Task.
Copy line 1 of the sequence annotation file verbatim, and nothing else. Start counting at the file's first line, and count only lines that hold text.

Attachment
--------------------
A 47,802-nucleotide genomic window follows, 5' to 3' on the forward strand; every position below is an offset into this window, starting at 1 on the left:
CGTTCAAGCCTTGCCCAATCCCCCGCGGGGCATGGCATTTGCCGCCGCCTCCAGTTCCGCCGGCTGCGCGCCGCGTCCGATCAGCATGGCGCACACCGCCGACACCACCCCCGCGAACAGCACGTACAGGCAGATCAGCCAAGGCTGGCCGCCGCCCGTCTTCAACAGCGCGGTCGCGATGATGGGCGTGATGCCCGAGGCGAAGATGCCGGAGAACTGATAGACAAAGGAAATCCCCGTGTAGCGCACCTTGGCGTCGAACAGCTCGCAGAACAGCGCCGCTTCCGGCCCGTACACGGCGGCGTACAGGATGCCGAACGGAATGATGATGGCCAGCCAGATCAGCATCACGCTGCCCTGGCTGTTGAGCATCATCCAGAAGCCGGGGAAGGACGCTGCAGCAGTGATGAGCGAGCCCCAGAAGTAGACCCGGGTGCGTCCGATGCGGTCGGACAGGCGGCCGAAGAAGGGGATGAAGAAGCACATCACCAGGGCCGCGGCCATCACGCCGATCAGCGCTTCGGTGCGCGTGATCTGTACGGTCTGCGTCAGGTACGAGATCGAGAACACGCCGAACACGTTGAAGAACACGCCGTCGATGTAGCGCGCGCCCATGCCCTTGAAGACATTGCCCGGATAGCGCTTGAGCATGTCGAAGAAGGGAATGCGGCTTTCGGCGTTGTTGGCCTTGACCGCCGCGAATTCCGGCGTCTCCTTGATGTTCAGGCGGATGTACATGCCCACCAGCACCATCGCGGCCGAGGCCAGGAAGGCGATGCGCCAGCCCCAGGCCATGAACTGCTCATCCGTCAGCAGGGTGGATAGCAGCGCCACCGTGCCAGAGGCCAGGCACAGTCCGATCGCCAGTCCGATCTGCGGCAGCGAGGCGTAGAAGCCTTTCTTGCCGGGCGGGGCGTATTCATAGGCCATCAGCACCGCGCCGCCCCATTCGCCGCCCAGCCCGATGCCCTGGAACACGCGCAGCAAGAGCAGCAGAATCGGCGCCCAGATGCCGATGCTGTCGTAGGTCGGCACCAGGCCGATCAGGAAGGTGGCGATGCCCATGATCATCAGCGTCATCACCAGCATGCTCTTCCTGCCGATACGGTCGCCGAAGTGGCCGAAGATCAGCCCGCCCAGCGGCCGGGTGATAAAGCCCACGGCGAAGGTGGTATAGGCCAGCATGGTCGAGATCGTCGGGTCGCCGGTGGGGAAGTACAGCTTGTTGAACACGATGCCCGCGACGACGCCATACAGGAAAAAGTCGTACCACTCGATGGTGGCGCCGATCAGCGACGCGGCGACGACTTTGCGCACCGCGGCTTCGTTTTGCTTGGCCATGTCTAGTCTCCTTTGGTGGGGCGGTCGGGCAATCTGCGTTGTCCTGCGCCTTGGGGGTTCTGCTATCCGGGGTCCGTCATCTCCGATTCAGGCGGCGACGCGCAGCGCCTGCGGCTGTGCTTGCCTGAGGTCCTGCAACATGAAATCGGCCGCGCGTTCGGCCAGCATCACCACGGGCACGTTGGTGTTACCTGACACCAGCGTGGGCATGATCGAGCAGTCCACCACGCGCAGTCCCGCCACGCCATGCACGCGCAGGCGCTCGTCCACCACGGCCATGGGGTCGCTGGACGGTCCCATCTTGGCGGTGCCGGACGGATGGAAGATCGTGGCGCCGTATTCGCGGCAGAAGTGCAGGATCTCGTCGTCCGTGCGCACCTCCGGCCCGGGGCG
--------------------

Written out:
A 47,802-nucleotide genomic window follows, 5' to 3' on the forward strand; every position below is an offset into this window, starting at 1 on the left: